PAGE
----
Researchers at the University of Arkansas, led by professor Paul Thibado, have found strong evidence that the internal motion of 2D materials could be used as a source of clean, limitless energy. The team has reportedly taken the first steps toward creating a device that can turn this energy into electricity, with the potential for many applications. A patent has recently been applied on this invention, called a Vibration Energy Harvester, or VEH.
The team studied the internal movements of carbon atoms in graphene and observed two distinct features: small Brownian motion and larger, coordinated movements. In these larger movements, the entire ripple buckled, flipping up and down like a thin piece of metal being repeatedly flexed. This pattern of small random motion combined with larger sudden movements is known as Lévy flights. This phenomenon can be observed in a variety of contexts, such as biomedical signals, climate dynamics, and more. Thibado is claimed to be the first to have observed these flights spontaneously occurring in an inorganic atomic-scale system.
while other researchers have theorized that temperature-induced curvature inversion in graphene could be used as an energy source, Thibado’s work is unique thanks to his discovery that graphene has naturally occurring ripples that invert their curvature as the atoms vibrate in response to the ambient temperature. “This is the key to using the motion of 2D materials as a source of harvestable energy,” Thibado said. Unlike atoms in a liquid, which move in a random directions, atoms connected in a sheet of graphene move together. This means their energy can be collected using existing nanotechnology.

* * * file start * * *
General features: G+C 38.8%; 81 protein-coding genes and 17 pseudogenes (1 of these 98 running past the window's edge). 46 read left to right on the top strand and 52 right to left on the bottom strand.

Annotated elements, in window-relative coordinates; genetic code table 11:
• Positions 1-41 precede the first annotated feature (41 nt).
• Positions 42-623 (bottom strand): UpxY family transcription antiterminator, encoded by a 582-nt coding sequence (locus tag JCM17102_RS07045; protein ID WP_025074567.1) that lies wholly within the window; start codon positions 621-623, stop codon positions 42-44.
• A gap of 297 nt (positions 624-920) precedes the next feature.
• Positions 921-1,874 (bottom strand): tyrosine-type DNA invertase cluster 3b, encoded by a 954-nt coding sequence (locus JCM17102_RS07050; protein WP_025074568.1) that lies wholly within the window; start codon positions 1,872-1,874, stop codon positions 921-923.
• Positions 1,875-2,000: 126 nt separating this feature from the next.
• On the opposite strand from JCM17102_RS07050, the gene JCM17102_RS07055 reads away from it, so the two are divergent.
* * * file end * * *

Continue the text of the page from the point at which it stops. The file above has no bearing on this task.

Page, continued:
Such a VEH device would involve a negatively charged sheet of graphene suspended between two metal electrodes. When the graphene flips up, it induces a positive charge in the top electrode, and when it flips down, it charges the bottom one, creating an alternating current.
The pieces of graphene in Thibado’s lab measure about ten microns across, so tiny that more than 20,000 of them could fit on the head of a pin. Each Levy flight exhibited by an individual ripple measures only 10 nanometers by 10 nanometers, yet could produce 10 picowatts of power. As a result, each of these micro-sized membranes has the potential to produce enough energy to power a wristwatch, and they would never wear out or need charging.
The team will also be experimenting with other 2D materials, in addition to graphene. Ironically, it was found that the superior conductivity of graphene—a characteristic that that allows it to excel as a material for creating tiny electric circuits in other contexts—makes it less than ideal for this purposes. His VEH device yields more energy if the active material is not conductive, because if electrons move too easily across it, this lowers its efficiency. The researchers are studying other 2D materials to determine if they could produce energy more efficiently than graphene.
A VEH technology could have significant implications on the effort to connect physical objects to the digital world, known as the Internet of Things. This self-charging, microscopic power source could make everyday objects into smart devices, as well as powering more sophisticated biomedical devices such as pace-makers, hearing aids, and wearable sensors. “Self-powering enables smart bio-implants,” explained Thibado, “which would profoundly impact society.”